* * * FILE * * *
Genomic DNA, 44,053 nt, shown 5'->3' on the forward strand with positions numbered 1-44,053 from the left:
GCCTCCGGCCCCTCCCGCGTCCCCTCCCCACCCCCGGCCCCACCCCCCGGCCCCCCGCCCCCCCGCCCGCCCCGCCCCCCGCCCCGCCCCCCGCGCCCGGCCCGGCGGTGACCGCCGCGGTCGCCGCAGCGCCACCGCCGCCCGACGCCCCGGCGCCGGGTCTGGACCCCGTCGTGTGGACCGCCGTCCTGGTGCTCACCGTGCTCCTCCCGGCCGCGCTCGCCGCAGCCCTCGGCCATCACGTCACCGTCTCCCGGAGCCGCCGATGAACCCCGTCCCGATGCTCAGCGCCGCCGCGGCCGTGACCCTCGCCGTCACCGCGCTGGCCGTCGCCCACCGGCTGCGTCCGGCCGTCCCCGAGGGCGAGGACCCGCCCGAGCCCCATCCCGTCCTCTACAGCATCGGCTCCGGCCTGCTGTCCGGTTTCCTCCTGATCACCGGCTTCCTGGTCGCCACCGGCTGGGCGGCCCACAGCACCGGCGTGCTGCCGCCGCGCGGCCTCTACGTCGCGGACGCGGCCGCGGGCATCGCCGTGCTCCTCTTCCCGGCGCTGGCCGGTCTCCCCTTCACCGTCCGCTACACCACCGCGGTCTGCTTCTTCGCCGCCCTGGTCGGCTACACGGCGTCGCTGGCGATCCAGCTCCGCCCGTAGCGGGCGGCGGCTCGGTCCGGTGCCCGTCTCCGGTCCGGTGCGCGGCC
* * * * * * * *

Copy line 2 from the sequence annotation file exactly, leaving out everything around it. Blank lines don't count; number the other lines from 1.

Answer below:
GCCTCCGGCCCCTCCCGCGTCCCCTCCCCACCCCCGGCCCCACCCCCCGGCCCCCCGCCCCCCCGCCCGCCCCGCCCCCCGCCCCGCCCCCCGCGCCCGGCCCGGCGGTGACCGCCGCGGTCGCCGCAGCGCCACCGCCGCCCGACGCCCCGGCGCCGGGTCTGGACCCCGTCGTGTGGACCGCCGTCCTGGTGCTCACCGTGCTCCTCCCGGCCGCGCTCGCCGCAGCCCTCGGCCATCACGTCACCGTCTCCCGGAGCCGCCGATGAACCCCGTCCCGATGCTCAGCGCCGCCGCGGCCGTGACCCTCGCCGTCACCGCGCTGGCCGTCGCCCACCGGCTGCGTCCGGCCGTCCCCGAGGGCGAGGACCCGCCCGAGCCCCATCCCGTCCTCTACAGCATCGGCTCCGGCCTGCTGTCCGGTTTCCTCCTGATCACCGGCTTCCTGGTCGCCACCGGCTGGGCGGCCCACAGCACCGGCGTGCTGCCGCCGCGCGGCCTCTACGTCGCGGACGCGGCCGCGGGCATCGCCGTGCTCCTCTTCCCGGCGCTGGCCGGTCTCCCCTTCACCGTCCGCTACACCACCGCGGTCTGCTTCTTCGCCGCCCTGGTCGGCTACACGGCGTCGCTGGCGATCCAGCTCCGCCCGTAGCGGGCGGCGGCTCGGTCCGGTGCCCGTCTCCGGTCCGGTGCGCGGCC